A Tale of Science Fiction

In H.G. Wells’s The Island of Doctor Moreau, he does more to engage the reader’s mind than by utilizing science fiction. Consider this story from a fairy-tale perspective: the tale does not always have a happy ending, but it maintains a means of providing some sort of message. In The Island, Wells uses traits of science fiction as a vessel to carry the message of human nature: evolution occurs in its own time, and any individual who attempts to hasten it, in turn, hastens his own end.

Many other science fiction novels portray images of fantasy and the like, but Wells chooses to stay closer to something more realistic. Remember that there are scientists that believe human beings are the epitome of evolution, and that human beings are as close to perfection as a living creature can be. Doctor Moreau agrees with this, but he takes it one step further: he believes that our rational nature can recreate other animals to be just as rational. He even says that “a pig may be educated” (51) as though moral education, “an artificial modification and perversion of instinct” (52), is one way to be considered human. This is evidence in his declaration of “the Law”, resembling much of what is our idea of religion.

True, this message is still a scientific one, but the message is not what makes the fairy tale, but the presence of a message and a means of projecting it through the characters’ actions. By using the “creatures-turned-human” as a way to characterize the attempted hastening of evolution by Doctor Moreau, Wells can establish a means to illustrate his message by bringing both Doctor Moreau’s (initiator of attempt) and Montgomery’s (conspirator of attempt) lives to an end.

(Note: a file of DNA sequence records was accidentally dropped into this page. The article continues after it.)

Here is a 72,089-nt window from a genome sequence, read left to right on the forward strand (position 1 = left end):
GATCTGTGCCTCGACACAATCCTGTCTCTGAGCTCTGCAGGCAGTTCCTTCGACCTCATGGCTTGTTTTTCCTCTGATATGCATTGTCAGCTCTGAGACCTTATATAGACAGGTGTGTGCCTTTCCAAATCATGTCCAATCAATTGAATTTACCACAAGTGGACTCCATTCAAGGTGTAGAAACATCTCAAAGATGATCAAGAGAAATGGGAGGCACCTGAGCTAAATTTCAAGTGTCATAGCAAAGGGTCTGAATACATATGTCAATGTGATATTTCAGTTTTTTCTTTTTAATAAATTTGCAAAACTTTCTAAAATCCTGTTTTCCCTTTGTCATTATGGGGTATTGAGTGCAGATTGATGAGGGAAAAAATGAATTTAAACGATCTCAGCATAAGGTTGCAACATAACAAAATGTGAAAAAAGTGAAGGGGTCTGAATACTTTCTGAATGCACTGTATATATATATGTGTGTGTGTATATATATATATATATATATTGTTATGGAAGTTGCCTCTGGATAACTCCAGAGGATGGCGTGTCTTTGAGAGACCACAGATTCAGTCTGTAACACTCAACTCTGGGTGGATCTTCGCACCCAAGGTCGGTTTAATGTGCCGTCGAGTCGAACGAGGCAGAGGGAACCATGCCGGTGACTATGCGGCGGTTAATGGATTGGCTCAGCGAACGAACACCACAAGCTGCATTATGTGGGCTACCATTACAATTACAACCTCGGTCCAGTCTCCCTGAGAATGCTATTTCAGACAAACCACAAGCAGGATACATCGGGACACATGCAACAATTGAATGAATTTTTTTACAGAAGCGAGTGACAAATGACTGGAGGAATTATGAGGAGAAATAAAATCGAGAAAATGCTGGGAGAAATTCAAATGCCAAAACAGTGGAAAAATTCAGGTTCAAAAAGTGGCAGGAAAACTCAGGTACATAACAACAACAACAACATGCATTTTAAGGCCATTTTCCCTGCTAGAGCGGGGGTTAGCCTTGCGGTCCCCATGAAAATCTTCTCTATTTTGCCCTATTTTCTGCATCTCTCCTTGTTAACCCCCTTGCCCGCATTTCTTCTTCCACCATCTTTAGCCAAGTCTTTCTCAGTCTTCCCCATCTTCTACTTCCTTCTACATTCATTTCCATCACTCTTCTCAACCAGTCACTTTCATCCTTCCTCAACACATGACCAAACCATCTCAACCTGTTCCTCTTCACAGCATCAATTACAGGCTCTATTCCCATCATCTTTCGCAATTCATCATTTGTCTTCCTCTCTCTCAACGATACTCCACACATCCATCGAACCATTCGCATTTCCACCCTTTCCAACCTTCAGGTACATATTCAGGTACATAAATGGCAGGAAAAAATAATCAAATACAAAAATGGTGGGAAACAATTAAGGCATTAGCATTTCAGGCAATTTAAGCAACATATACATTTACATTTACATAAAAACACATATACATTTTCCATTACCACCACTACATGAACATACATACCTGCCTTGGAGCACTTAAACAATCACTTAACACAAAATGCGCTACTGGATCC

I would consider this underlying message an accurate one since the only character to survive the Beast Men of the island is Prendick. Even as they are regaining the majority of their instinctual behaviors from which he should have died shortly after their deaths, he nonetheless is able to protect his own life because he was not one of the men who tampered with the lives of these natural born creatures. For this, Wells makes it so that Prendick is allowed to live his life off the island as the human being he once was in London.

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One response to “A Tale of Science Fiction

  1. vrosengrant20

    I have to agree that there are similarities between The Island of Dr. Moreau and a fairy tale, with how they present a message, but how that message is presented makes all the difference between the two. In a fairy tale, specifically the later versions written by either Grimm or Perrault have a clearly defined moral that the entire story is centered around and gives no explanation to how the elements of the story come to pass. On the other hand, the novel may have a message but it does stop to give an explanation for the events, like Dr. Moreau’s lecture on vivisection, and allows the reader to take their own message from the text instead of presenting them with one.

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